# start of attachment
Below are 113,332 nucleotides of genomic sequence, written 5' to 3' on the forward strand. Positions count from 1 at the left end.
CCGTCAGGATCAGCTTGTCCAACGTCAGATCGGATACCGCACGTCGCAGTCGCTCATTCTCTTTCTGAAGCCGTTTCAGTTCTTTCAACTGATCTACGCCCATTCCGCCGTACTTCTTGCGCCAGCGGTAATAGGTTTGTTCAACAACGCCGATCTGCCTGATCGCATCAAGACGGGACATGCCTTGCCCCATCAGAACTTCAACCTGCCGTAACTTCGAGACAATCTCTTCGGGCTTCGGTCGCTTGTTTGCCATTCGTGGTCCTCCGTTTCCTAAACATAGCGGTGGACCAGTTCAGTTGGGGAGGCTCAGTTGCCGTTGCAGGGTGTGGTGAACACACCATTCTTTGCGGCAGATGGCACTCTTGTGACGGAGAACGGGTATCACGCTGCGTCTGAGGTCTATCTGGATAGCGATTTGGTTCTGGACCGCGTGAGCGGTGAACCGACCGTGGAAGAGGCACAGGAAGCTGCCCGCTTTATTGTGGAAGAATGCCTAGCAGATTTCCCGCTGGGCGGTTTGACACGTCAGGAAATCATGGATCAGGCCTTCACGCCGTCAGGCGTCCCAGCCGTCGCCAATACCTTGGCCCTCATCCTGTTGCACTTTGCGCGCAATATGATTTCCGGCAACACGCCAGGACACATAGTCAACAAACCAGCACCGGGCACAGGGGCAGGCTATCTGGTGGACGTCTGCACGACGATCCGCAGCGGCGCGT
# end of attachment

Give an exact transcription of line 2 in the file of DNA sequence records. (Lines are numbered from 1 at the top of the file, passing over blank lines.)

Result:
CCGTCAGGATCAGCTTGTCCAACGTCAGATCGGATACCGCACGTCGCAGTCGCTCATTCTCTTTCTGAAGCCGTTTCAGTTCTTTCAACTGATCTACGCCCATTCCGCCGTACTTCTTGCGCCAGCGGTAATAGGTTTGTTCAACAACGCCGATCTGCCTGATCGCATCAAGACGGGACATGCCTTGCCCCATCAGAACTTCAACCTGCCGTAACTTCGAGACAATCTCTTCGGGCTTCGGTCGCTTGTTTGCCATTCGTGGTCCTCCGTTTCCTAAACATAGCGGTGGACCAGTTCAGTTGGGGAGGCTCAGTTGCCGTTGCAGGGTGTGGTGAACACACCATTCTTTGCGGCAGATGGCACTCTTGTGACGGAGAACGGGTATCACGCTGCGTCTGAGGTCTATCTGGATAGCGATTTGGTTCTGGACCGCGTGAGCGGTGAACCGACCGTGGAAGAGGCACAGGAAGCTGCCCGCTTTATTGTGGAAGAATGCCTAGCAGATTTCCCGCTGGGCGGTTTGACACGTCAGGAAATCATGGATCAGGCCTTCACGCCGTCAGGCGTCCCAGCCGTCGCCAATACCTTGGCCCTCATCCTGTTGCACTTTGCGCGCAATATGATTTCCGGCAACACGCCAGGACACATAGTCAACAAACCAGCACCGGGCACAGGGGCAGGCTATCTGGTGGACGTCTGCACGACGATCCGCAGCGGCGCGT